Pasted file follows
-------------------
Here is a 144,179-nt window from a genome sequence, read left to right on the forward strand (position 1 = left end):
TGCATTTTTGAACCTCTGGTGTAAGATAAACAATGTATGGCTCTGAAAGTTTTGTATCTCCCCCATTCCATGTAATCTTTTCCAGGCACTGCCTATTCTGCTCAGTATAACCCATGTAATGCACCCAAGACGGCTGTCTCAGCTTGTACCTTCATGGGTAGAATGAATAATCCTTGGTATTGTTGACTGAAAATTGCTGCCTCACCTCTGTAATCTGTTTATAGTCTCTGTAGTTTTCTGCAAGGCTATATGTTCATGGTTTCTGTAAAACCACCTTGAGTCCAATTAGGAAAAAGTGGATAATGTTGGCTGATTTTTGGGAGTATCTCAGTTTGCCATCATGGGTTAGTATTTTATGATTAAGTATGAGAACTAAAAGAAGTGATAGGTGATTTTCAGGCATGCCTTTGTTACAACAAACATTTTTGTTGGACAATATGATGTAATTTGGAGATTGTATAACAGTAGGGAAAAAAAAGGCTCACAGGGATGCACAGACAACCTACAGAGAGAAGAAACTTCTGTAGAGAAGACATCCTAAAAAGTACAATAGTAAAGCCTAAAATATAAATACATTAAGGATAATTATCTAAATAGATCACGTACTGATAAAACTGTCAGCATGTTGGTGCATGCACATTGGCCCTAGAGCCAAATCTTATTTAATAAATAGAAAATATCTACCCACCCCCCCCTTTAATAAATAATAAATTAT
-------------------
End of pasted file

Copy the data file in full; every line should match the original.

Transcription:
Here is a 144,179-nt window from a genome sequence, read left to right on the forward strand (position 1 = left end):
TGCATTTTTGAACCTCTGGTGTAAGATAAACAATGTATGGCTCTGAAAGTTTTGTATCTCCCCCATTCCATGTAATCTTTTCCAGGCACTGCCTATTCTGCTCAGTATAACCCATGTAATGCACCCAAGACGGCTGTCTCAGCTTGTACCTTCATGGGTAGAATGAATAATCCTTGGTATTGTTGACTGAAAATTGCTGCCTCACCTCTGTAATCTGTTTATAGTCTCTGTAGTTTTCTGCAAGGCTATATGTTCATGGTTTCTGTAAAACCACCTTGAGTCCAATTAGGAAAAAGTGGATAATGTTGGCTGATTTTTGGGAGTATCTCAGTTTGCCATCATGGGTTAGTATTTTATGATTAAGTATGAGAACTAAAAGAAGTGATAGGTGATTTTCAGGCATGCCTTTGTTACAACAAACATTTTTGTTGGACAATATGATGTAATTTGGAGATTGTATAACAGTAGGGAAAAAAAAGGCTCACAGGGATGCACAGACAACCTACAGAGAGAAGAAACTTCTGTAGAGAAGACATCCTAAAAAGTACAATAGTAAAGCCTAAAATATAAATACATTAAGGATAATTATCTAAATAGATCACGTACTGATAAAACTGTCAGCATGTTGGTGCATGCACATTGGCCCTAGAGCCAAATCTTATTTAATAAATAGAAAATATCTACCCACCCCCCCCTTTAATAAATAATAAATTAT